The Ngezi platinum processing plant. Photo: Reuters

JOHANNESBURG -  Mining company Tharisa said on Tuesday the parties involved in its acquisition of a stake in Salene Chrome Zimbabwe had agreed to restructure the deal, granting it a call option to acquire a 90 percent shareholding at the par value of USD90, exercisable upon completion of an initial exploration programme. 

In May Tharisa, a low cost producer of platinum group metals and chrome concentrate, said it had acquired the shareholding from Leto Settlement Trust. It said Salene had been awarded three special grants covering approximately 9,500 hectares (95 square kilometres) on the eastern side of the Great Dyke in Zimbabwe, entitling it to mine commodities including illuvial chrome.

"In consideration of the call option, Tharisa will undertake the initial exploration programme over the special grant areas held by Salene with a spend of USD3.2 million," the company said on Tuesday.

It said the amended deal structure should provide Tharisa with certainty on the extent of the mineralisation and the necessary techno-economic information on which to base an investment decision whilst retaining the economic benefits of the transaction.

The transaction is in line with the approved growth strategy of Tharisa, including increasing geographic diversification, operating low cost and open pit operations with access to a higher grade chrome product.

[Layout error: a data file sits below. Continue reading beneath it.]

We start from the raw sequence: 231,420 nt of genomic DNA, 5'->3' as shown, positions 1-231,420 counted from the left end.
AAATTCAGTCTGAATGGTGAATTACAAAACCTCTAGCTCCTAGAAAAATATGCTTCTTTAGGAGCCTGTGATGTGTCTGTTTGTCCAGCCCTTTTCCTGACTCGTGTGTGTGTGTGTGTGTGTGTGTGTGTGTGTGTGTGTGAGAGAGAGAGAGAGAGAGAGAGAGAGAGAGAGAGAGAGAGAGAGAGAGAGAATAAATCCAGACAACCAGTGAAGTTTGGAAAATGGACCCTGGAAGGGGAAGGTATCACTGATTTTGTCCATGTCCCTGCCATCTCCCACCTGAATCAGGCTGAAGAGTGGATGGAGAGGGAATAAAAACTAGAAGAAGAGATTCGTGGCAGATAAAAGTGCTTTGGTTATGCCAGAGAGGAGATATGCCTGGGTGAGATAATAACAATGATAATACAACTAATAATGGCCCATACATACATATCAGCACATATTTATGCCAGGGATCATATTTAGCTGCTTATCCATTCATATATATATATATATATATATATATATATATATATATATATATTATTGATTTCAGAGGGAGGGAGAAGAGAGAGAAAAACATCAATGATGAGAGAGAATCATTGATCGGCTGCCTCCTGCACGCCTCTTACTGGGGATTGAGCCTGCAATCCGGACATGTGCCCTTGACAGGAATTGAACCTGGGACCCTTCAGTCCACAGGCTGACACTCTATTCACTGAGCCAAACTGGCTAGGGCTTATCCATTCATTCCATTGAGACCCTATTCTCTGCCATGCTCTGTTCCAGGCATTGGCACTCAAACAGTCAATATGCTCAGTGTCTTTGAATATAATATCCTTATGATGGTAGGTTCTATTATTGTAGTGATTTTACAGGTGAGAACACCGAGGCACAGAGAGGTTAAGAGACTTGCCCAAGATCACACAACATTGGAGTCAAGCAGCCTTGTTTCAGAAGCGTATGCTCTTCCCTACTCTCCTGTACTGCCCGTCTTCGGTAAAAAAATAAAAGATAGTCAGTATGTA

Leto will retain a 10 percent free carried shareholding in Salene and will be entitled to a three percent commission on the cost, insurance and freight sales value of the chrome concentrates and any other commodities sold.

Salene intends to apply for the consolidation of the special grant areas into a mining lease valid for the life of mine. The nature of the special grant areas allows for a project that is a scalable open pit operation which can be brought into production on a low risk and relatively low cost basis in a short time horizon. 

The Great Dyke of Zimbabwe contains the world’s largest known platinum group metals and high grade chrome deposits outside of South Africa. The region is known to contain illuvial chrome concentrations of up to 30 percent Cr2O3 at surface.

"Based on available geological information and similar illuvial chrome mining activities in the region, Tharisa considers this to be a highly prospective opportunity to meaningfully expand its chrome mining interests," said the company, which operates the Tharisa mine on the south-western limb of South Africa’s Bushveld Complex.

- African News Agency (ANA)